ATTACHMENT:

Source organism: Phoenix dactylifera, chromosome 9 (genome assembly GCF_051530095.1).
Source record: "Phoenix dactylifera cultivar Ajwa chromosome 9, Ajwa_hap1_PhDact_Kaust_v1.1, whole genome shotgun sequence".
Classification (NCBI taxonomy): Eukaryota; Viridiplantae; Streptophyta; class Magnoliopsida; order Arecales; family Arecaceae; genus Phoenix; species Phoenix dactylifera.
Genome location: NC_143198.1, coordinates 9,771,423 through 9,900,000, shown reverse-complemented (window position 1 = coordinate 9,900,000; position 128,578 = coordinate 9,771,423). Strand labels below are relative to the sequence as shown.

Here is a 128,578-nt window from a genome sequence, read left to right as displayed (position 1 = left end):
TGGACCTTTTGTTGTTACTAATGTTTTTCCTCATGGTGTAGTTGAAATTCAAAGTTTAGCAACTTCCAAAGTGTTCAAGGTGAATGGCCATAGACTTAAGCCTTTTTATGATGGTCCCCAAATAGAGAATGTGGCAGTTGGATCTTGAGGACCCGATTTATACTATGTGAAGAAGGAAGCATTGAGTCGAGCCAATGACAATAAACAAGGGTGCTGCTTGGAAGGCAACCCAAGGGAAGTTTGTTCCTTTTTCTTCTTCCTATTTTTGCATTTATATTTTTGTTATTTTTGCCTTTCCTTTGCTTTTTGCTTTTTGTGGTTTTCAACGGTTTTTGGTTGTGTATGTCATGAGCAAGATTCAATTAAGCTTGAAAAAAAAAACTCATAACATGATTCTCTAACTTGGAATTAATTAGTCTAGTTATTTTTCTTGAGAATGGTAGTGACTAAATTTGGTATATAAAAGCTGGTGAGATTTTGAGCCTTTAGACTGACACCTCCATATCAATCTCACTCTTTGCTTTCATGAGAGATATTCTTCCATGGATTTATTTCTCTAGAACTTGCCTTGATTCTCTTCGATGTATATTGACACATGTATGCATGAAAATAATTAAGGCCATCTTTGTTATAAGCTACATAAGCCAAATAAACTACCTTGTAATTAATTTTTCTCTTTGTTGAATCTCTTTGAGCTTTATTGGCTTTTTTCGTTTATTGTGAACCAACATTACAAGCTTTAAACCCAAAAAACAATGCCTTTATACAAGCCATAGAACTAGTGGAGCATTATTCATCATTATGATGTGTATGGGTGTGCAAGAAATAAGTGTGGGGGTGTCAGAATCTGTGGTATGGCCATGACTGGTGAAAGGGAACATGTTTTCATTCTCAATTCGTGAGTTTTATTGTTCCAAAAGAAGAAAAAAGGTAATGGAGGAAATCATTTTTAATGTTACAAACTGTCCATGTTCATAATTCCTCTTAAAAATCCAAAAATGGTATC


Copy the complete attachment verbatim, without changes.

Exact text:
Source organism: Phoenix dactylifera, chromosome 9 (genome assembly GCF_051530095.1).
Source record: "Phoenix dactylifera cultivar Ajwa chromosome 9, Ajwa_hap1_PhDact_Kaust_v1.1, whole genome shotgun sequence".
Classification (NCBI taxonomy): Eukaryota; Viridiplantae; Streptophyta; class Magnoliopsida; order Arecales; family Arecaceae; genus Phoenix; species Phoenix dactylifera.
Genome location: NC_143198.1, coordinates 9,771,423 through 9,900,000, shown reverse-complemented (window position 1 = coordinate 9,900,000; position 128,578 = coordinate 9,771,423). Strand labels below are relative to the sequence as shown.

Here is a 128,578-nt window from a genome sequence, read left to right as displayed (position 1 = left end):
TGGACCTTTTGTTGTTACTAATGTTTTTCCTCATGGTGTAGTTGAAATTCAAAGTTTAGCAACTTCCAAAGTGTTCAAGGTGAATGGCCATAGACTTAAGCCTTTTTATGATGGTCCCCAAATAGAGAATGTGGCAGTTGGATCTTGAGGACCCGATTTATACTATGTGAAGAAGGAAGCATTGAGTCGAGCCAATGACAATAAACAAGGGTGCTGCTTGGAAGGCAACCCAAGGGAAGTTTGTTCCTTTTTCTTCTTCCTATTTTTGCATTTATATTTTTGTTATTTTTGCCTTTCCTTTGCTTTTTGCTTTTTGTGGTTTTCAACGGTTTTTGGTTGTGTATGTCATGAGCAAGATTCAATTAAGCTTGAAAAAAAAAACTCATAACATGATTCTCTAACTTGGAATTAATTAGTCTAGTTATTTTTCTTGAGAATGGTAGTGACTAAATTTGGTATATAAAAGCTGGTGAGATTTTGAGCCTTTAGACTGACACCTCCATATCAATCTCACTCTTTGCTTTCATGAGAGATATTCTTCCATGGATTTATTTCTCTAGAACTTGCCTTGATTCTCTTCGATGTATATTGACACATGTATGCATGAAAATAATTAAGGCCATCTTTGTTATAAGCTACATAAGCCAAATAAACTACCTTGTAATTAATTTTTCTCTTTGTTGAATCTCTTTGAGCTTTATTGGCTTTTTTCGTTTATTGTGAACCAACATTACAAGCTTTAAACCCAAAAAACAATGCCTTTATACAAGCCATAGAACTAGTGGAGCATTATTCATCATTATGATGTGTATGGGTGTGCAAGAAATAAGTGTGGGGGTGTCAGAATCTGTGGTATGGCCATGACTGGTGAAAGGGAACATGTTTTCATTCTCAATTCGTGAGTTTTATTGTTCCAAAAGAAGAAAAAAGGTAATGGAGGAAATCATTTTTAATGTTACAAACTGTCCATGTTCATAATTCCTCTTAAAAATCCAAAAATGGTATC